Then one November evening in '64 while reading, Andy Warhol appeared with a small entourage, in search of voices he would need now as he shifted from the making of silent to sound films. Gerard Malanga, at that time the artist's right-hand man, had asked him to fall by at my reading. Andy listened to me with patience and when I was finished sent the proverbial embossed card to my table asking me to join him at his. When I made my way through the crowd to where he was sitting, he smiled, suddenly shook my hand and, without further ado, popped the time-tested, 'Wanna be in movies?'
Later he explained it was a certain voice-over sound he was looking for, someone to read, preferably the telephone directory, while his 'screenography' of Jean Harlow, to be christened HARLOT, unreeled. He told me that whatever I chose to read or perhaps improvise should not be even indirectly related to what was to be seen, but that my hushed underbreath would function instead as the appropriate accompaniment to the whatever on-screen. It was as an actor of sorts then that I entered underground cinema and not a writer..."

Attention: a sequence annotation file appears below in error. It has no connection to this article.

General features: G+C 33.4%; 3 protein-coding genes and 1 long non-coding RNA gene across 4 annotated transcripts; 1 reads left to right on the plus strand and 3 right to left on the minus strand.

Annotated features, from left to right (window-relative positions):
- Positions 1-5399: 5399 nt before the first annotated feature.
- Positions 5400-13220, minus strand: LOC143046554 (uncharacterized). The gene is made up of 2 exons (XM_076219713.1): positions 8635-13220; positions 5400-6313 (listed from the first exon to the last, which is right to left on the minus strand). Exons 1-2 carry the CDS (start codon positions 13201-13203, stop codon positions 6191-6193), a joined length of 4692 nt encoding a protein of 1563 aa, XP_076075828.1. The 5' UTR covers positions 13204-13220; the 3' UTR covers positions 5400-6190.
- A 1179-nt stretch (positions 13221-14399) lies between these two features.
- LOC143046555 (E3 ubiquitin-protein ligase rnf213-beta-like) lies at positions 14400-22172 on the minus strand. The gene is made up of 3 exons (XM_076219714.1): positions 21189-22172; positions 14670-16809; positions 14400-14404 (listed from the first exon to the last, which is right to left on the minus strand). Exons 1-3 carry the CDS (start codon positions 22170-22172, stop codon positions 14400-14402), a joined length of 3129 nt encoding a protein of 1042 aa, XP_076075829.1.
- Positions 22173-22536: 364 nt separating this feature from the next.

Susan Sherman (from Light Years, p. 522):
"At the back of the [Deux Mégots] cafe, slouching against the kitchen counter, Taylor Mead, waits nonchalantly for his turn to read. Taylor is one of the openly homosexual poets in the group and manages with his wry sense of humour to be funny and serious in a minimum of words, poling fun indiscriminately at everything and everyone including himself.
'Darling,' he drawls, when his time to read finally comes, 'if you don't dig it, lay down your shovel.' 'I'm bisexual,' he continues. 'I like tall men and short men.' He finishes with a flourish, flashing the half smile that for him replaces a grin. I join the general applause, amused, but also secretly vaguely uneasy, confused as I am at that point about my own sexuality."
And there are quite a few mentions of Warhol, himself. Bergé linked his films to John Cage's works and considered them to be examples of "Zen forms of concentration:"
Carole Bergé (Light Years, p. 27):